An Open-Label, Non-Randomized Study of Pharmacokinetic Interactions among Depo-medroxyprogesterone Acetate (DMPA), Rifampicin (RIF), and Efavirenz (EFV) in Women Co-infected with Human Immunodeficiency Virus (HIV) and Tuberculosis (TB)
Treatment Category: Women
This study will examine the use of three drugs together to treat women who have both tuberculosis (TB) and HIV and who do not want to become pregnant. Depot medroxyprogesterone acetate (DMPA, also known as Depo-Provera) is a birth control drug; rifampicin (RIF) is an anti-TB medication; and efavirenz (EFV, also known as Stocrin) is an anti-HIV medication. It is unknown whether treating both HIV and TB using EFV and RIF and also administering DMPA together will affect the amount of DMPA in the blood, and whether it can prevent pregnancy if the level in the blood becomes too low.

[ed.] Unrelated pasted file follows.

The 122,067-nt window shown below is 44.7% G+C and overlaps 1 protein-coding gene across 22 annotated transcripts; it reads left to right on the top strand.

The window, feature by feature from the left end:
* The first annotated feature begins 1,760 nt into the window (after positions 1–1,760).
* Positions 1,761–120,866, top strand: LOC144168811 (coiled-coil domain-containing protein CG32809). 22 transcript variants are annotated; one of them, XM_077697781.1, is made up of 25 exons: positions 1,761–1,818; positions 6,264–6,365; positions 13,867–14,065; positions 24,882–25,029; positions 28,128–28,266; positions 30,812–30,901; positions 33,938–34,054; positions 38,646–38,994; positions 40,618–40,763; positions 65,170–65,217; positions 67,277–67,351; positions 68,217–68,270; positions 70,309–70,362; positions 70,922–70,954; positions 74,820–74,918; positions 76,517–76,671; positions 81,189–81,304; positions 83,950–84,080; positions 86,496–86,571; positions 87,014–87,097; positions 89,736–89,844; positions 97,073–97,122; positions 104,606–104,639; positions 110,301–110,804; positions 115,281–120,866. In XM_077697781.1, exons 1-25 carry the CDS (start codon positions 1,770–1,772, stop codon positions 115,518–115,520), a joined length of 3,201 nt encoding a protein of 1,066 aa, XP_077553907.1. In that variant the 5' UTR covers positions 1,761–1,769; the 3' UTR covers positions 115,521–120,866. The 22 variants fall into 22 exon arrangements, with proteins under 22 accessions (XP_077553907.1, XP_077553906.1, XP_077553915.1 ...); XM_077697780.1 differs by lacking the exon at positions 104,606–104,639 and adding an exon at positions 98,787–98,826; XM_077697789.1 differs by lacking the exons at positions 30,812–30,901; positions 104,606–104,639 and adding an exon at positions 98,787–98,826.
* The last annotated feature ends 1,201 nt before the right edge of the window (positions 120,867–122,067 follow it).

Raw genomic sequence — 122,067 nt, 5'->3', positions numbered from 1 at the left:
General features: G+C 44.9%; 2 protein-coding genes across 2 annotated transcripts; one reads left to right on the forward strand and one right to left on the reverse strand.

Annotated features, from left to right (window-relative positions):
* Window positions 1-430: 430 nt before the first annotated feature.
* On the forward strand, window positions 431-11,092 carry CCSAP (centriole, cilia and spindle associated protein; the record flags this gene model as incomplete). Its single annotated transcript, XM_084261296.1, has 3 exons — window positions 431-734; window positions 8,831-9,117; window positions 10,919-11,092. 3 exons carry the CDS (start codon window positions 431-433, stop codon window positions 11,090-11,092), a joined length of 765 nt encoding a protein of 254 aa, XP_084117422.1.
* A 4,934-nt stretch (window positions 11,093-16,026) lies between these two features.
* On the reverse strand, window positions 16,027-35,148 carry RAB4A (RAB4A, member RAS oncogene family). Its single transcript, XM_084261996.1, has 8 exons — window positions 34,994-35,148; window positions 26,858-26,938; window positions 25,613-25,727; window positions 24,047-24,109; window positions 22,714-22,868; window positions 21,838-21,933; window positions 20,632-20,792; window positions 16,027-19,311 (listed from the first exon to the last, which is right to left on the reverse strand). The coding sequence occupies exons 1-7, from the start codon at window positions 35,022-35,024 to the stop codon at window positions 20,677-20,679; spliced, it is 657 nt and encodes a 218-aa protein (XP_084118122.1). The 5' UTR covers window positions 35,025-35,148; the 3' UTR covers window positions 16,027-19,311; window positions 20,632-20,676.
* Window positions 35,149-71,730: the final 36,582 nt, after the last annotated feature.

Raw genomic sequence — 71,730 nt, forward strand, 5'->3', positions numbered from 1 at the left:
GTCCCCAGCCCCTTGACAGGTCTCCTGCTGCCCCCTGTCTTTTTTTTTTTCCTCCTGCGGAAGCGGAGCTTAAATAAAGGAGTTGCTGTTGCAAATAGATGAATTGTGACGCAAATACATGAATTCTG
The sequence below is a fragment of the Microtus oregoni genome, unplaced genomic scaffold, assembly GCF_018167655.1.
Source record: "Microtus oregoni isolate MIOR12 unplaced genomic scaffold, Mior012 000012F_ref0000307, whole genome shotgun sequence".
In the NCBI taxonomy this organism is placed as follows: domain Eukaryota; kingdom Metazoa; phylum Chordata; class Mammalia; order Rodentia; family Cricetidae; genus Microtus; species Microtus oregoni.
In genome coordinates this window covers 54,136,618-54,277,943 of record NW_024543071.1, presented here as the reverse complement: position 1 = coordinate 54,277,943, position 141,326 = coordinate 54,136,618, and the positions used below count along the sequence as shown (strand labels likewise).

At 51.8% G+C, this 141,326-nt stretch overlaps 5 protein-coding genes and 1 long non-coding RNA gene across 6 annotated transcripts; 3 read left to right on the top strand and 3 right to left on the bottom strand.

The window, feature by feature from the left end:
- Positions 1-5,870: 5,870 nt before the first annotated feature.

Why is this study being done?
Who can join?
What do I need to do in the study?
Participants will be given DMPA 150 mg as an injection in a muscle (usually in the buttock, or backside, or in the upper left arm) as a single dose.
The participant will also continue taking the required EFV-based ART and RIF-based TB therapy.
The study will last 12 weeks from entry through the final study visit.
What treatments or drugs are involved with this study?
DMPA will be provided by the study. An optional dose of DMPA will be available at no cost after all week 12 study evaluations are completed. EFV-based ART and RIF will need to be provided by the local provider.